The Dracula character has appeared in hundreds of movies, but you could argue he’s never looked as good as he has in Francis Ford Coppola’s Dracula (1992)…
…Oscar winner of Best Costume Design, Best Sound Effects Editing and Best Makeup (and nominated for Best Art Direction), the film is a stunning display of beauty and terror. To celebrate the 30th anniversary, Sony Pictures Home Entertainment has unleashed a limited edition 4K steelbook worth sinking your teeth into.
Based on the novel by Bram Stoker and adapted by James V. Hart, Dracula follows Jonathan (Keanu Reeves) as he heads out to meet eccentric weirdo/ancient monster, Dracula (Gary Oldman), at his Transylvanian goth palace in order to broker a real estate deal. Shocking that it turns out to be a trap to capture Jonathan, freeing up Dracula to cross the sea and seduce Jonathan’s boo, Mina (Winona Ryder), who just so happens to be the reincarnation of the vamp’s long lost love, Elisabeta. What the centuries old creature does not count on is a band of misfit heroes led by Van Helsing (Anthony Hopkins) who will stop at nothing to keep Mina out of his jaws.
When Coppola set out to make Dracula, he was determined to create the most romanticized, horrific, breathtaking version of the film we had ever seen. Hard to deny that he succeeded on all three counts. From grand sets dripping with a spooky atmosphere to Michael Ballhaus’ rich cinematography, the scope of Dracula is incredible. Coppola poured every ounce of his creative blood into the production. Dracula’s vibrant, purple eyes watching from the sky as Jonathan approaches the castle. The lush colors of the three vampire brides’ kink dungeon. Random blue infernos. The 4K transfer makes all of it glow with fresh life like a vampire that’s just fed. While I’ve always been a fan of the visuals, the enhanced imagery allows some moments to play as if they’re brand new. An already gorgeous film has been made even more exquisite.
Dracula didn’t win the Oscar for Best Sound Effects Editing for nothing, and the Dolby Atmos audio sends the film’s soundscapes creeping through your bones. You have to wonder why Jonathan doesn’t immediately turn tail after entering Dracula’s castle, the sounds of women moaning, men screaming and bats flapping are all crystal clear. The children of the night, how much sweeter their music sounds. I felt like Brad Pitt in Interview with the Vampire, heightened vampiric senses presenting the film like I’ve never heard it. And my god, Wojciech Kilar’s score! Few compositions in horror are as seductive, as powerful and bellowing as the music which flows through Dracula. It’s just part of why the film’s prologue is the most captivating in all of Dracula cinema.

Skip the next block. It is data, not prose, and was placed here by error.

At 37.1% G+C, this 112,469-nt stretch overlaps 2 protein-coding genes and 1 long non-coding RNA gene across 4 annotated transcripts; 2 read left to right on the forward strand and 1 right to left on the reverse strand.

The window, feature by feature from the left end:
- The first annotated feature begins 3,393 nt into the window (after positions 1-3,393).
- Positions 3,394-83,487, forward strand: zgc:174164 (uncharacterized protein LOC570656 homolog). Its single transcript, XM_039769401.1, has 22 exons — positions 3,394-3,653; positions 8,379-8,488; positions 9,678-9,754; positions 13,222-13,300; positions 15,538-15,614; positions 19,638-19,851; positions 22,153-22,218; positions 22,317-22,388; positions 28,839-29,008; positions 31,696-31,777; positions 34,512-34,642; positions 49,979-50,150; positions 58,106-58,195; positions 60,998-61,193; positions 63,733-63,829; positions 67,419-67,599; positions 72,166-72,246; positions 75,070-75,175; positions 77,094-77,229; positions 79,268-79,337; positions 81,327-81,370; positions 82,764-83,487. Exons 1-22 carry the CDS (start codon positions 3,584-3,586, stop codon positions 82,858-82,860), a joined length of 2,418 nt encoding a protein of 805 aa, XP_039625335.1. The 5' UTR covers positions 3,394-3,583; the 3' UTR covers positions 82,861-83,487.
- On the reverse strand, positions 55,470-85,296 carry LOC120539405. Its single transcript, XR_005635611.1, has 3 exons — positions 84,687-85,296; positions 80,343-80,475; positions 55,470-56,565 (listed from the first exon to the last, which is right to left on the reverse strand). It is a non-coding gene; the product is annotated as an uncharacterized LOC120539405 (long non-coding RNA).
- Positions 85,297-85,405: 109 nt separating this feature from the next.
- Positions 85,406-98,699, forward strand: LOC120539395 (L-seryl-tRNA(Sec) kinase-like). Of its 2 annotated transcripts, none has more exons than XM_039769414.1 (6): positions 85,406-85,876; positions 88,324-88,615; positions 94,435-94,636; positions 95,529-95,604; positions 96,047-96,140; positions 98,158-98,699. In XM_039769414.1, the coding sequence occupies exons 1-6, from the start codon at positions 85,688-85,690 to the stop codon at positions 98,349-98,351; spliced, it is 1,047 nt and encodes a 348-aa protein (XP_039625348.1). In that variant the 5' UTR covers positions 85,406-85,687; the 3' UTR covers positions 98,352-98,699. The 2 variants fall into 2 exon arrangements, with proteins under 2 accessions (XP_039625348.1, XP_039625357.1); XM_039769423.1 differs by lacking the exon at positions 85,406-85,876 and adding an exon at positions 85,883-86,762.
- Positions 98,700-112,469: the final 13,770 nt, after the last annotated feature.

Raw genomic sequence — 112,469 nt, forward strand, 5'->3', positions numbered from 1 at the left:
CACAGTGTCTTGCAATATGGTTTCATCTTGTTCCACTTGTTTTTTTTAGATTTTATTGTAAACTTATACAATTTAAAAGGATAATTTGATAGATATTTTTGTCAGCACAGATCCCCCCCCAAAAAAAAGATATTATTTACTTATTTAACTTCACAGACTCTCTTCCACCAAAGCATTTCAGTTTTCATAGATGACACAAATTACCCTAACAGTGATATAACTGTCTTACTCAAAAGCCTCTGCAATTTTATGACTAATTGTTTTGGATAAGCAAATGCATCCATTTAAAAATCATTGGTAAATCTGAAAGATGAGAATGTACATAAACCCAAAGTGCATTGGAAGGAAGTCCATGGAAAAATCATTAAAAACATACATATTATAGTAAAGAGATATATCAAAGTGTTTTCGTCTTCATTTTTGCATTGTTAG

The other piece of that is the man himself, brought to life with a heart that beats stronger than you’d expect by Oldman. There are many greats who have embodied the role of the Count, but it would be foolish to say that Gary Oldman isn’t amongst the five best of them. While Coppola sought to capture the book as closely as possible—going so far as to have the cast read it out loud together and suggest what the script was missing—there is much more emotion in this Dracula than in Stoker’s heartless version of the beast. As much of the cast describes on the “Blood Lines” featurette included with the disc, Oldman is a highly emotional actor. We get a good taste of that through glimpses at rehearsals, one of which sees Gary repeatedly slapping himself in the forehead after stumbling over dialogue. The sudden shock on Winona’s face is palpable, and it made me uneasy as well. Uncomfortable or not, that sort of commitment comes through in the performance. Oldman has an undeniable presence as Dracula that doesn’t just capture the audience, but clamps down on our necks and doesn’t let go. Some of that is Eiko Ishioka’s unforgettable costume design or Dracula’s terrifying makeup effects, but Oldman is simply entrancing. Even when he’s not in a scene, you can feel his shadow looming tall over the other characters.
The one knock on Dracula has always been the performances of Reeves and Ryder—I’ll admit, the English accents are less than good—but I’ve always found them and the other actors to be charming. Anthony Hopkins in particular chews the scenery like a starving maniac. For those that don’t find them as endearing, I doubt the “Blood Lines” featurette will change your mind on the acting, but it might make you appreciate them more. Filmed in 1992 and clocking in around thirty minutes, the featurette is a blood-deep look at the behind-the-scenes work of the cast and their approach to their characters, as well as their views on the iconic creature of Dracula. Aside from the glee of seeing everyone so young, we get a delicious dose of what went into the development of the characters, how the performers prepared themselves for some of the more intense scenes, and Coppola’s kind and understanding process as a director who appears open to any and every suggestion to improve the film. That’s rarer than you might think.
A blood-curdling horror film blended with a touching love story that brings a more romantic side to a typically evil icon, Francis Ford Coppola’s Dracula remains a top-tier vampire film thirty years later. Since the only new additions to the disc are the featurette and a music video by Annie Lennox for her song “Love Song for a Vampire” it might not be worth draining your wallet for those who already own it, but the upgraded transfer will leave diehard fans of this masterpiece swooning like Mina in the arms of Dracula.
The 30th anniversary Dracula 4K steelbook is now available from Sony Pictures Home Entertainment. Check out the full list of special features below.
4K ULTRA HD DISC
By Matt Konopka